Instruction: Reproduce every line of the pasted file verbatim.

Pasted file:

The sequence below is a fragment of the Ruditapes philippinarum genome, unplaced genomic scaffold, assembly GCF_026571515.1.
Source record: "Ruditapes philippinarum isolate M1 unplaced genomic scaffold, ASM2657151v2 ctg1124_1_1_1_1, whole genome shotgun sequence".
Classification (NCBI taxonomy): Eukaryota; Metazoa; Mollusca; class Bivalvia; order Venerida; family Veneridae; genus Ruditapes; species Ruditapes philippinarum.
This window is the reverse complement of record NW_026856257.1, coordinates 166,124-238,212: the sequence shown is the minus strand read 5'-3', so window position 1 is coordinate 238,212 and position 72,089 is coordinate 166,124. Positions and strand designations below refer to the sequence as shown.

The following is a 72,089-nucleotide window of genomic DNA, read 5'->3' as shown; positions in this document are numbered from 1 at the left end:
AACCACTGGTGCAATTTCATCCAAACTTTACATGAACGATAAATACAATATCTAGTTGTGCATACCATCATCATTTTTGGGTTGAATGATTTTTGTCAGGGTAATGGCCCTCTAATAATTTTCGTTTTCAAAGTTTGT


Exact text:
The sequence below is a fragment of the Ruditapes philippinarum genome, unplaced genomic scaffold, assembly GCF_026571515.1.
Source record: "Ruditapes philippinarum isolate M1 unplaced genomic scaffold, ASM2657151v2 ctg1124_1_1_1_1, whole genome shotgun sequence".
Classification (NCBI taxonomy): Eukaryota; Metazoa; Mollusca; class Bivalvia; order Venerida; family Veneridae; genus Ruditapes; species Ruditapes philippinarum.
This window is the reverse complement of record NW_026856257.1, coordinates 166,124-238,212: the sequence shown is the minus strand read 5'-3', so window position 1 is coordinate 238,212 and position 72,089 is coordinate 166,124. Positions and strand designations below refer to the sequence as shown.

The following is a 72,089-nucleotide window of genomic DNA, read 5'->3' as shown; positions in this document are numbered from 1 at the left end:
AACCACTGGTGCAATTTCATCCAAACTTTACATGAACGATAAATACAATATCTAGTTGTGCATACCATCATCATTTTTGGGTTGAATGATTTTTGTCAGGGTAATGGCCCTCTAATAATTTTCGTTTTCAAAGTTTGT